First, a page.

Since broad sanctions are adopted following Russia’s military aggression against Ukraine, we see an increase in requests for the assessment (screening) of (Russian) third parties. With such requests, clients frequently ask for some kind of automated solution, preferably one which can be integrated in their ERP. While their search for efficient solutions is understandable, when it comes to third party assessments, we have to explain that automated solutions do not work. This blogpost explains why automated solutions do not work and why brainpower (= human analysis) is required.
Simply said, there are two key reasons why automated solutions do not work for third party assessments. First is the lack of reliable sources containing unified comprehensive data on legal entities which would be required to perform meaningful automated screening. The second is that automation does not deal well with complexity.
Lack of unified comprehensive data
For an automated solution for worldwide third party assessments to work, it would need direct access to data for all legal entities in the world, including their current and previous ownership structure and key management. No such database (or federated access to multiple databases) exists.
This is primarily due to the fact that for many jurisdictions data on corporate ownership and management is often not (immediately) publicly accessible. For example data on the ownership of entities in many offshore jurisdictions or free-zones which is generally not publicly available, nor is data on the ownership of Delaware LLCs and of (most) Russian joint stock companies.
Even in the EU, where under the Fourth AML Directive UBO disclosure requirements are agreed which dictate that beneficial ownership of legal entities should be public, it is frequently not straightforward to obtain the relevant data. Also in cases where the data essentially is public, it may be contained in filed documents and therefore not automatically retrievable. Therefore, even for some of the most comprehensive databases with corporate data currently available, it is not possible to have all the data which is available included.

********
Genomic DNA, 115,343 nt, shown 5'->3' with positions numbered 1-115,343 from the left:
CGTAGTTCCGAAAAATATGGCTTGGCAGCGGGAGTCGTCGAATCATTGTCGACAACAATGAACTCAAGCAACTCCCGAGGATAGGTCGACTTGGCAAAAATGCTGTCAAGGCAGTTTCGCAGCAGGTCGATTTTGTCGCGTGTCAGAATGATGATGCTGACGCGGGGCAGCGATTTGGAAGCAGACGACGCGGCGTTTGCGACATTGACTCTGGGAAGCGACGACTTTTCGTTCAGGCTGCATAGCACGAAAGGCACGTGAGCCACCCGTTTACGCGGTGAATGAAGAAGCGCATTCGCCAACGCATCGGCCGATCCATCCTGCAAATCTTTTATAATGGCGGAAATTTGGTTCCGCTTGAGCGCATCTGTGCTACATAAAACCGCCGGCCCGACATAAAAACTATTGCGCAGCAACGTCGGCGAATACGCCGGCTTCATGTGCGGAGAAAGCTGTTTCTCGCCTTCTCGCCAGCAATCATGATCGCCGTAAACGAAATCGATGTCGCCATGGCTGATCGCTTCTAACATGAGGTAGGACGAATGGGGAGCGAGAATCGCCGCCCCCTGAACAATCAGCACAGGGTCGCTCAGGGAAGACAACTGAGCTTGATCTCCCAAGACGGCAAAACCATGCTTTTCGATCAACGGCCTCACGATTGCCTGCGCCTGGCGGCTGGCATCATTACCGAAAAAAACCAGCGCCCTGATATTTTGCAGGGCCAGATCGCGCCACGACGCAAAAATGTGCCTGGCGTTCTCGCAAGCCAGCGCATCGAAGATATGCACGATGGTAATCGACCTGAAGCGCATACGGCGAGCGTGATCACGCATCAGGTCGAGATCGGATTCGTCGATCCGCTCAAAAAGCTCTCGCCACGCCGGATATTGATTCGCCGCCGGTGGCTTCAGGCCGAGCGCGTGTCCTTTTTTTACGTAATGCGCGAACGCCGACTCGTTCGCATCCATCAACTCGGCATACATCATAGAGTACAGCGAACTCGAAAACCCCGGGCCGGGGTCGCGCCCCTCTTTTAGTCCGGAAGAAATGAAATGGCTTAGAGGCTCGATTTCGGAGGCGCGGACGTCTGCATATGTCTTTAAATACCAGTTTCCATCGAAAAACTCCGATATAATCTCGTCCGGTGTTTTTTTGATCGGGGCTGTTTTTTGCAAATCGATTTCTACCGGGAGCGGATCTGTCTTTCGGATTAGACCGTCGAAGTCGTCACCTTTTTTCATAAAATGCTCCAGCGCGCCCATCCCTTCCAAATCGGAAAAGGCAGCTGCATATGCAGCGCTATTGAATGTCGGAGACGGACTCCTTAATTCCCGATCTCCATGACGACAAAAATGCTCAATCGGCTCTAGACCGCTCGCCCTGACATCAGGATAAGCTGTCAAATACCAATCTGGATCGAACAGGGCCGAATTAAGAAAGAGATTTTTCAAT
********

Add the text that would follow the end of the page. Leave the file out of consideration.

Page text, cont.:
An experienced researcher on the other hand who dives into the data and history of the third party, can quickly access multiple databases, extract data from filed documents and collate all into what is actually needed for the screening. Also a researcher can – to a certain degree – frequently infer ownership from annual reports and other data sources, even when not publicly disclosed. That, however, requires access to multiple data sources and, above all, associative and deductive reasoning.
And once the ownership structure, beneficial owners and key controlling individuals are established, the problem of false positives pops up when checking them against for example sanction and warning lists. Different ways of transcribing names between different scripts (e.g. Cyrillic, Arabic, Mandarin, Latin) as well as a lack of uniqueness of names frequently result in dozens of ‘John Smiths’ listed for being sanctioned, related to a sanctioned entity, as a PEP, or as involved in criminal or other nefarious behaviour. Sifting through false positives again requires human review.
Third party screening becomes more challenging – and interesting – in complex situations where the lack of unified data isn’t the biggest issue. Let’s look at two examples of types of cases that frequently can be encountered.